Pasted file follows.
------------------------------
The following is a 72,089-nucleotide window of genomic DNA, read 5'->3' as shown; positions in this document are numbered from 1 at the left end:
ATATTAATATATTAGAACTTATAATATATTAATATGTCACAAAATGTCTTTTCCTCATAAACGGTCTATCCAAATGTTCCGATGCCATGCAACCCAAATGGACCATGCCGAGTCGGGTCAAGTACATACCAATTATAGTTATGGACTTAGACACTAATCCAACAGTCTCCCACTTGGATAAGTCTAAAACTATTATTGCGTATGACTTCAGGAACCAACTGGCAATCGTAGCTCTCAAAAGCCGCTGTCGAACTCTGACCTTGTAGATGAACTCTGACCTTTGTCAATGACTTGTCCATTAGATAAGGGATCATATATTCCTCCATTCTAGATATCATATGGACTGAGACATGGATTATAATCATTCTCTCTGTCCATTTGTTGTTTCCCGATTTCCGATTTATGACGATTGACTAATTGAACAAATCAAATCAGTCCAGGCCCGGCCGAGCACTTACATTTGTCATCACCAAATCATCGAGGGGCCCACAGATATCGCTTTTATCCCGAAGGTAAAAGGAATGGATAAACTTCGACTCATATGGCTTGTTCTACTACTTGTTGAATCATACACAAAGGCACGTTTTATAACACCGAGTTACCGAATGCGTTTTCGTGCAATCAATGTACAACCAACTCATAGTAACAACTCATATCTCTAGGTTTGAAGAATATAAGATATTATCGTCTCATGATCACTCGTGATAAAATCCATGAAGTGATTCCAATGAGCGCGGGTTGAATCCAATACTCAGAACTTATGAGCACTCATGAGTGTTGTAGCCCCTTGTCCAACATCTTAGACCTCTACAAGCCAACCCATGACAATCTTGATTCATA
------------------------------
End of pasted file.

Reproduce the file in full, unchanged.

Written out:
The following is a 72,089-nucleotide window of genomic DNA, read 5'->3' as shown; positions in this document are numbered from 1 at the left end:
ATATTAATATATTAGAACTTATAATATATTAATATGTCACAAAATGTCTTTTCCTCATAAACGGTCTATCCAAATGTTCCGATGCCATGCAACCCAAATGGACCATGCCGAGTCGGGTCAAGTACATACCAATTATAGTTATGGACTTAGACACTAATCCAACAGTCTCCCACTTGGATAAGTCTAAAACTATTATTGCGTATGACTTCAGGAACCAACTGGCAATCGTAGCTCTCAAAAGCCGCTGTCGAACTCTGACCTTGTAGATGAACTCTGACCTTTGTCAATGACTTGTCCATTAGATAAGGGATCATATATTCCTCCATTCTAGATATCATATGGACTGAGACATGGATTATAATCATTCTCTCTGTCCATTTGTTGTTTCCCGATTTCCGATTTATGACGATTGACTAATTGAACAAATCAAATCAGTCCAGGCCCGGCCGAGCACTTACATTTGTCATCACCAAATCATCGAGGGGCCCACAGATATCGCTTTTATCCCGAAGGTAAAAGGAATGGATAAACTTCGACTCATATGGCTTGTTCTACTACTTGTTGAATCATACACAAAGGCACGTTTTATAACACCGAGTTACCGAATGCGTTTTCGTGCAATCAATGTACAACCAACTCATAGTAACAACTCATATCTCTAGGTTTGAAGAATATAAGATATTATCGTCTCATGATCACTCGTGATAAAATCCATGAAGTGATTCCAATGAGCGCGGGTTGAATCCAATACTCAGAACTTATGAGCACTCATGAGTGTTGTAGCCCCTTGTCCAACATCTTAGACCTCTACAAGCCAACCCATGACAATCTTGATTCATA